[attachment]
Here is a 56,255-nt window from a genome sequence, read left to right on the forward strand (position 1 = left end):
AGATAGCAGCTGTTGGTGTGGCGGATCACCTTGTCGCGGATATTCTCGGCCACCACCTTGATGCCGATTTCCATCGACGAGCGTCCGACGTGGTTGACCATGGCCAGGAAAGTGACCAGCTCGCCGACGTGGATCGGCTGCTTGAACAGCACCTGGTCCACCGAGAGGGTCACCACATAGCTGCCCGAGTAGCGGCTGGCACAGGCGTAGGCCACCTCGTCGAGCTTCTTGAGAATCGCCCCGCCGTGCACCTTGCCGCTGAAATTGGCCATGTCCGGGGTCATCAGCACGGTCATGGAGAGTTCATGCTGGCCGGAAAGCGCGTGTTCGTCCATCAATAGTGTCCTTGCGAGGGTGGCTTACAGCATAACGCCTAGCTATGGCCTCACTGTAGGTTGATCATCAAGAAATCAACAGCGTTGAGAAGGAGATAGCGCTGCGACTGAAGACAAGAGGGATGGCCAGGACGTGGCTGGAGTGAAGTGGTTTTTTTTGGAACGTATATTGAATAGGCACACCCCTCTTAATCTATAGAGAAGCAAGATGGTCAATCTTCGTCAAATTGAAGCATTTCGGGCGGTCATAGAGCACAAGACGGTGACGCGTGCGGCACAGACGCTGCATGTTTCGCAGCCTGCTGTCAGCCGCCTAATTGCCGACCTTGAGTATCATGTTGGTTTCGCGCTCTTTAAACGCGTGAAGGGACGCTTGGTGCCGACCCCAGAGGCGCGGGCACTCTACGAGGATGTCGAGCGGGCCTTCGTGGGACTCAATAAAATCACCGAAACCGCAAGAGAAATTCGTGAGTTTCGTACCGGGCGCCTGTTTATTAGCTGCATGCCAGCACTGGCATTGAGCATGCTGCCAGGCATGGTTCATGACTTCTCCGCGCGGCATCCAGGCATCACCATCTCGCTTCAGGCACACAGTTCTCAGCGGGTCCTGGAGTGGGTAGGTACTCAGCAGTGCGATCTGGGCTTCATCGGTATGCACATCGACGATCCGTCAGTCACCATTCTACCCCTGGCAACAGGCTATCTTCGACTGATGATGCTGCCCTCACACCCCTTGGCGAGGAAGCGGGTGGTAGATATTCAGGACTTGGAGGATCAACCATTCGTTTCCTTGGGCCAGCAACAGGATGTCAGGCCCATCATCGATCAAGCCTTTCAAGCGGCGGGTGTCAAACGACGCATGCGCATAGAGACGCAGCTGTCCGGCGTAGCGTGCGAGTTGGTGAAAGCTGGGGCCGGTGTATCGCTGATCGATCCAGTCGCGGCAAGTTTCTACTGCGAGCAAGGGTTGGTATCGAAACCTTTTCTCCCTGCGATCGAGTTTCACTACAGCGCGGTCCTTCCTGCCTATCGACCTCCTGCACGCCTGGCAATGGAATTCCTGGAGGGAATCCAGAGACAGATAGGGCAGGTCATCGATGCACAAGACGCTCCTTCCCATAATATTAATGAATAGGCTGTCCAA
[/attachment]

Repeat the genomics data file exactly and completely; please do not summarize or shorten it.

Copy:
Here is a 56,255-nt window from a genome sequence, read left to right on the forward strand (position 1 = left end):
AGATAGCAGCTGTTGGTGTGGCGGATCACCTTGTCGCGGATATTCTCGGCCACCACCTTGATGCCGATTTCCATCGACGAGCGTCCGACGTGGTTGACCATGGCCAGGAAAGTGACCAGCTCGCCGACGTGGATCGGCTGCTTGAACAGCACCTGGTCCACCGAGAGGGTCACCACATAGCTGCCCGAGTAGCGGCTGGCACAGGCGTAGGCCACCTCGTCGAGCTTCTTGAGAATCGCCCCGCCGTGCACCTTGCCGCTGAAATTGGCCATGTCCGGGGTCATCAGCACGGTCATGGAGAGTTCATGCTGGCCGGAAAGCGCGTGTTCGTCCATCAATAGTGTCCTTGCGAGGGTGGCTTACAGCATAACGCCTAGCTATGGCCTCACTGTAGGTTGATCATCAAGAAATCAACAGCGTTGAGAAGGAGATAGCGCTGCGACTGAAGACAAGAGGGATGGCCAGGACGTGGCTGGAGTGAAGTGGTTTTTTTTGGAACGTATATTGAATAGGCACACCCCTCTTAATCTATAGAGAAGCAAGATGGTCAATCTTCGTCAAATTGAAGCATTTCGGGCGGTCATAGAGCACAAGACGGTGACGCGTGCGGCACAGACGCTGCATGTTTCGCAGCCTGCTGTCAGCCGCCTAATTGCCGACCTTGAGTATCATGTTGGTTTCGCGCTCTTTAAACGCGTGAAGGGACGCTTGGTGCCGACCCCAGAGGCGCGGGCACTCTACGAGGATGTCGAGCGGGCCTTCGTGGGACTCAATAAAATCACCGAAACCGCAAGAGAAATTCGTGAGTTTCGTACCGGGCGCCTGTTTATTAGCTGCATGCCAGCACTGGCATTGAGCATGCTGCCAGGCATGGTTCATGACTTCTCCGCGCGGCATCCAGGCATCACCATCTCGCTTCAGGCACACAGTTCTCAGCGGGTCCTGGAGTGGGTAGGTACTCAGCAGTGCGATCTGGGCTTCATCGGTATGCACATCGACGATCCGTCAGTCACCATTCTACCCCTGGCAACAGGCTATCTTCGACTGATGATGCTGCCCTCACACCCCTTGGCGAGGAAGCGGGTGGTAGATATTCAGGACTTGGAGGATCAACCATTCGTTTCCTTGGGCCAGCAACAGGATGTCAGGCCCATCATCGATCAAGCCTTTCAAGCGGCGGGTGTCAAACGACGCATGCGCATAGAGACGCAGCTGTCCGGCGTAGCGTGCGAGTTGGTGAAAGCTGGGGCCGGTGTATCGCTGATCGATCCAGTCGCGGCAAGTTTCTACTGCGAGCAAGGGTTGGTATCGAAACCTTTTCTCCCTGCGATCGAGTTTCACTACAGCGCGGTCCTTCCTGCCTATCGACCTCCTGCACGCCTGGCAATGGAATTCCTGGAGGGAATCCAGAGACAGATAGGGCAGGTCATCGATGCACAAGACGCTCCTTCCCATAATATTAATGAATAGGCTGTCCAA